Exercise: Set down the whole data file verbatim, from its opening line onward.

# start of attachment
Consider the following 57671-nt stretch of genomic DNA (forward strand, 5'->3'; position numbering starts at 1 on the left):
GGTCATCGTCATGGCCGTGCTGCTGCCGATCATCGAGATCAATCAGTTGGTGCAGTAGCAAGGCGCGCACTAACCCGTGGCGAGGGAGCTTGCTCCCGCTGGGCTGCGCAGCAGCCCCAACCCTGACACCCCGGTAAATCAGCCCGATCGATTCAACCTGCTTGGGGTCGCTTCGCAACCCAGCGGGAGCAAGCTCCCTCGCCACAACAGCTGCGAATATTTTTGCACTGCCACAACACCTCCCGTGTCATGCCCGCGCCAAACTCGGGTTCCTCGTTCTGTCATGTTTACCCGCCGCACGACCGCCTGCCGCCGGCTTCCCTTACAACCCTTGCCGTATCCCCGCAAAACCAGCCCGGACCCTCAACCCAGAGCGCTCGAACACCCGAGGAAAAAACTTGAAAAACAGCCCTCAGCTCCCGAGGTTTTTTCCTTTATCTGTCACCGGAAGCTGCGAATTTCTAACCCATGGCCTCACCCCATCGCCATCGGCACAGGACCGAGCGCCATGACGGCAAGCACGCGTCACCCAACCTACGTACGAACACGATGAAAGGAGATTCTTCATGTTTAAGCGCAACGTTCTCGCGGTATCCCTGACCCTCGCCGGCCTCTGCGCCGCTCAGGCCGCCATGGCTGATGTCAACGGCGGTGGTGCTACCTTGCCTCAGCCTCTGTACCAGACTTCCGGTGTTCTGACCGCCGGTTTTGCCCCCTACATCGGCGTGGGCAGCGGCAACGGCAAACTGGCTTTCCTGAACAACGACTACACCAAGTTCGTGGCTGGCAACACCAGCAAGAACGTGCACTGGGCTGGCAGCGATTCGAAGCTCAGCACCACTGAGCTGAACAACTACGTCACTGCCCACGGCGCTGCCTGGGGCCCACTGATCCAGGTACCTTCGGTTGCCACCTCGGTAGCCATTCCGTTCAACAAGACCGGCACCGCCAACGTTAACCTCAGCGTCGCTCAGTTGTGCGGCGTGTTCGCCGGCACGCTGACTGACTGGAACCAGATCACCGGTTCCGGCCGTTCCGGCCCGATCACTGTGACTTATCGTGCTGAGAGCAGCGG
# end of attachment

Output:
Consider the following 57671-nt stretch of genomic DNA (forward strand, 5'->3'; position numbering starts at 1 on the left):
GGTCATCGTCATGGCCGTGCTGCTGCCGATCATCGAGATCAATCAGTTGGTGCAGTAGCAAGGCGCGCACTAACCCGTGGCGAGGGAGCTTGCTCCCGCTGGGCTGCGCAGCAGCCCCAACCCTGACACCCCGGTAAATCAGCCCGATCGATTCAACCTGCTTGGGGTCGCTTCGCAACCCAGCGGGAGCAAGCTCCCTCGCCACAACAGCTGCGAATATTTTTGCACTGCCACAACACCTCCCGTGTCATGCCCGCGCCAAACTCGGGTTCCTCGTTCTGTCATGTTTACCCGCCGCACGACCGCCTGCCGCCGGCTTCCCTTACAACCCTTGCCGTATCCCCGCAAAACCAGCCCGGACCCTCAACCCAGAGCGCTCGAACACCCGAGGAAAAAACTTGAAAAACAGCCCTCAGCTCCCGAGGTTTTTTCCTTTATCTGTCACCGGAAGCTGCGAATTTCTAACCCATGGCCTCACCCCATCGCCATCGGCACAGGACCGAGCGCCATGACGGCAAGCACGCGTCACCCAACCTACGTACGAACACGATGAAAGGAGATTCTTCATGTTTAAGCGCAACGTTCTCGCGGTATCCCTGACCCTCGCCGGCCTCTGCGCCGCTCAGGCCGCCATGGCTGATGTCAACGGCGGTGGTGCTACCTTGCCTCAGCCTCTGTACCAGACTTCCGGTGTTCTGACCGCCGGTTTTGCCCCCTACATCGGCGTGGGCAGCGGCAACGGCAAACTGGCTTTCCTGAACAACGACTACACCAAGTTCGTGGCTGGCAACACCAGCAAGAACGTGCACTGGGCTGGCAGCGATTCGAAGCTCAGCACCACTGAGCTGAACAACTACGTCACTGCCCACGGCGCTGCCTGGGGCCCACTGATCCAGGTACCTTCGGTTGCCACCTCGGTAGCCATTCCGTTCAACAAGACCGGCACCGCCAACGTTAACCTCAGCGTCGCTCAGTTGTGCGGCGTGTTCGCCGGCACGCTGACTGACTGGAACCAGATCACCGGTTCCGGCCGTTCCGGCCCGATCACTGTGACTTATCGTGCTGAGAGCAGCGG